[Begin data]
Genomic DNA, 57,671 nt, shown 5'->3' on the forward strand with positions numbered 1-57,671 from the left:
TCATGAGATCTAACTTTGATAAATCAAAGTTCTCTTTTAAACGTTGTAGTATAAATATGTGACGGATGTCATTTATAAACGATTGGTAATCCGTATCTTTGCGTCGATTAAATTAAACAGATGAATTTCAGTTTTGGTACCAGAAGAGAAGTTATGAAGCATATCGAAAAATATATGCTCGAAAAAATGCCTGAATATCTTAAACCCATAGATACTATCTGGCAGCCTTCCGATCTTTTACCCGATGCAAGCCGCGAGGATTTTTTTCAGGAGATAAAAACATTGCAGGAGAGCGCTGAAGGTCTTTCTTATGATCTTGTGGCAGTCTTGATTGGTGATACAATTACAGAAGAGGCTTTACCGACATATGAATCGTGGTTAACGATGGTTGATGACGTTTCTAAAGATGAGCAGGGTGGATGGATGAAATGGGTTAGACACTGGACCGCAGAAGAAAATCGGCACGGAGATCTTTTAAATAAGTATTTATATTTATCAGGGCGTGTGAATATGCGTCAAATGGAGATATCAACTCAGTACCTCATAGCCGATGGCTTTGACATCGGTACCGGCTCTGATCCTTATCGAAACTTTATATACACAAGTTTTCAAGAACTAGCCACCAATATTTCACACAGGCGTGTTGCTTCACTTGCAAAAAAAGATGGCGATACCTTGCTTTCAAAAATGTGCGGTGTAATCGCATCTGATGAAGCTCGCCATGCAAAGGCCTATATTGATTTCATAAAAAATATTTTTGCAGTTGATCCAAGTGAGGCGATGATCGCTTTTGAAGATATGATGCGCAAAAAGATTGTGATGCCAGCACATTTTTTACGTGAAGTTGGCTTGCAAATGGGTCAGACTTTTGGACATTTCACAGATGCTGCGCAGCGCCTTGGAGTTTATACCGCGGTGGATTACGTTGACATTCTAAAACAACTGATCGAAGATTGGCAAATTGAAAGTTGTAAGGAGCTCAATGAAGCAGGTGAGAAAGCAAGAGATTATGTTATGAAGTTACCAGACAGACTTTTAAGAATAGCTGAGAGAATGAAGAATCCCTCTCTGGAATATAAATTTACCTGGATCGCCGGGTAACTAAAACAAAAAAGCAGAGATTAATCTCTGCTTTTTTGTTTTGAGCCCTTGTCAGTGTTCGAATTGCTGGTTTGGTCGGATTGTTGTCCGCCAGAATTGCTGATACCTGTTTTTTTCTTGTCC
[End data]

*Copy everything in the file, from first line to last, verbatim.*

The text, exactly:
Genomic DNA, 57,671 nt, shown 5'->3' on the forward strand with positions numbered 1-57,671 from the left:
TCATGAGATCTAACTTTGATAAATCAAAGTTCTCTTTTAAACGTTGTAGTATAAATATGTGACGGATGTCATTTATAAACGATTGGTAATCCGTATCTTTGCGTCGATTAAATTAAACAGATGAATTTCAGTTTTGGTACCAGAAGAGAAGTTATGAAGCATATCGAAAAATATATGCTCGAAAAAATGCCTGAATATCTTAAACCCATAGATACTATCTGGCAGCCTTCCGATCTTTTACCCGATGCAAGCCGCGAGGATTTTTTTCAGGAGATAAAAACATTGCAGGAGAGCGCTGAAGGTCTTTCTTATGATCTTGTGGCAGTCTTGATTGGTGATACAATTACAGAAGAGGCTTTACCGACATATGAATCGTGGTTAACGATGGTTGATGACGTTTCTAAAGATGAGCAGGGTGGATGGATGAAATGGGTTAGACACTGGACCGCAGAAGAAAATCGGCACGGAGATCTTTTAAATAAGTATTTATATTTATCAGGGCGTGTGAATATGCGTCAAATGGAGATATCAACTCAGTACCTCATAGCCGATGGCTTTGACATCGGTACCGGCTCTGATCCTTATCGAAACTTTATATACACAAGTTTTCAAGAACTAGCCACCAATATTTCACACAGGCGTGTTGCTTCACTTGCAAAAAAAGATGGCGATACCTTGCTTTCAAAAATGTGCGGTGTAATCGCATCTGATGAAGCTCGCCATGCAAAGGCCTATATTGATTTCATAAAAAATATTTTTGCAGTTGATCCAAGTGAGGCGATGATCGCTTTTGAAGATATGATGCGCAAAAAGATTGTGATGCCAGCACATTTTTTACGTGAAGTTGGCTTGCAAATGGGTCAGACTTTTGGACATTTCACAGATGCTGCGCAGCGCCTTGGAGTTTATACCGCGGTGGATTACGTTGACATTCTAAAACAACTGATCGAAGATTGGCAAATTGAAAGTTGTAAGGAGCTCAATGAAGCAGGTGAGAAAGCAAGAGATTATGTTATGAAGTTACCAGACAGACTTTTAAGAATAGCTGAGAGAATGAAGAATCCCTCTCTGGAATATAAATTTACCTGGATCGCCGGGTAACTAAAACAAAAAAGCAGAGATTAATCTCTGCTTTTTTGTTTTGAGCCCTTGTCAGTGTTCGAATTGCTGGTTTGGTCGGATTGTTGTCCGCCAGAATTGCTGATACCTGTTTTTTTCTTGTCC